SSE2 is baseline and is emulated by Rosetta2. In fact AVX, AVX2 were already "optional" and properly written software had detection for CPU features and codepath selection. So all Rosetta2 emu layer has to do in those cases is report that it does not support AVX+ and SSE codepath is used instead.
The problem with SSE family was always low number of architectural registers and as You mention the destructive type of operations. Meaning a lot of algorithms have a ton of register spills, moves, saves etc.
When doing static translation like Rosetta does, noone is forcing Apple to do the mapping 1:1, they can simply apply optimizations enabled by 3 operand ops and having 32 architectural regs instead of 8 SSE has.
 

ThatBuzzkiller

Golden Member
Nov 14, 2014
1,002
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That is nonsense, start to finish.
All 3 paragraphs are wrong. You could go research why, but I fear you won't.
It's pretty much the truth sadly ...

They're touting mediocre emulation performance on 5nm chips and they don't want to release optimization manuals like either AMD or Intel would because they'd prefer to keep changing architectures rather than have developers optimizing their software for their hardware designs which is inconsistent from generation to generation ...

Rosetta numbers will arguably be closer to the reality than many people think because why even bother optimizing for Apple platforms when they don't want to guarantee compatibility ?
 

guidryp

Senior member
Apr 3, 2006
587
461
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Apple chose ARM, fully knowing about the ecosystem surrounding it. I argue that the problem isn't with the phoronix test suite. Instead, I argue that it's a problem for Apple given that that's the state of software today. If they want to fix it, they can bloody well pay programers to fix it for them.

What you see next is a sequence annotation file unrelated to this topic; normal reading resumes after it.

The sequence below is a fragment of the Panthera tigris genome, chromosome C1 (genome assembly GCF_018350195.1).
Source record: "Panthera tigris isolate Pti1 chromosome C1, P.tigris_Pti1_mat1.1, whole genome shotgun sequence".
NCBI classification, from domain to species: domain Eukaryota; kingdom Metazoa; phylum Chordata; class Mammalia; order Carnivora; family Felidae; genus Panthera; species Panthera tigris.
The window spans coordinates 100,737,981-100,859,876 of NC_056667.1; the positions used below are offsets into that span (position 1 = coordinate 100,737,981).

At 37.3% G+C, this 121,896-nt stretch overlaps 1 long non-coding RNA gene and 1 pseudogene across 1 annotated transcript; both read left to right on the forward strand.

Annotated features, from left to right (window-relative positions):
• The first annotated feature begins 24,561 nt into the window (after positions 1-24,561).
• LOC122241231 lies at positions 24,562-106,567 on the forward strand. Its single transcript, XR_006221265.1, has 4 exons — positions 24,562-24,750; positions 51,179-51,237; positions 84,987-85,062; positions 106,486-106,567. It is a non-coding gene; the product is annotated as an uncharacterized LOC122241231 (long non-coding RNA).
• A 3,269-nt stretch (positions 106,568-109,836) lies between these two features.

There is nothing Apple needs to "fix" here. Phoronix is a poor choice for cross platform benchmarking, and it's not really representative of commercial software that most people will run.

People lambasted Geekbench for years, but the reality is they make an effort to actually have the benchmark fairly optimized for each platform.

The Phoronix benchmarks are the complete opposite. Heavily hand tuned x86 assembler, completely biased in favor of x86.

It's also not representative of what you will find in most commercial software. Optimizing assembler, is a hobby activity these days, not how production software is built.
 
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amrnuke

Senior member
Apr 24, 2019
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It's pretty much the truth sadly ...

They're touting mediocre emulation performance on 5nm chips and they don't want to release optimization manuals like either AMD or Intel would because they'd prefer to keep changing architectures rather than have developers optimizing their software for their hardware designs which is inconsistent from generation to generation ...

Rosetta numbers will arguably be closer to the reality than many people think because why even bother optimizing for Apple platforms when they don't want to guarantee compatibility ?
The M1 is as fast as the Mac Pro in Webkit compile time (according to one reviewer - even coming close is absurd). It compiles Xcode as fast as a 32-thread 3950X Hackintosh.It's within 20% of the i9+dGPU MBP 16" in Final Cut rendering. Apple get the same or better x86 performance in their Mac mini, MBA, and MBP13 via emulation, much better native performance, for less cost and less power consumption.

Not releasing documentation behind their CPU does not mean they don't like low-level programming or actively discourage it. Regardless, I'd like you to expand on what you mean by "low level programming". I'm also curious what you mean by "keep changing architectures". Also, I'd like to hear what you mean by inconsistent hardware designs and how that affects software development. Provide examples so we can actually have a discussion.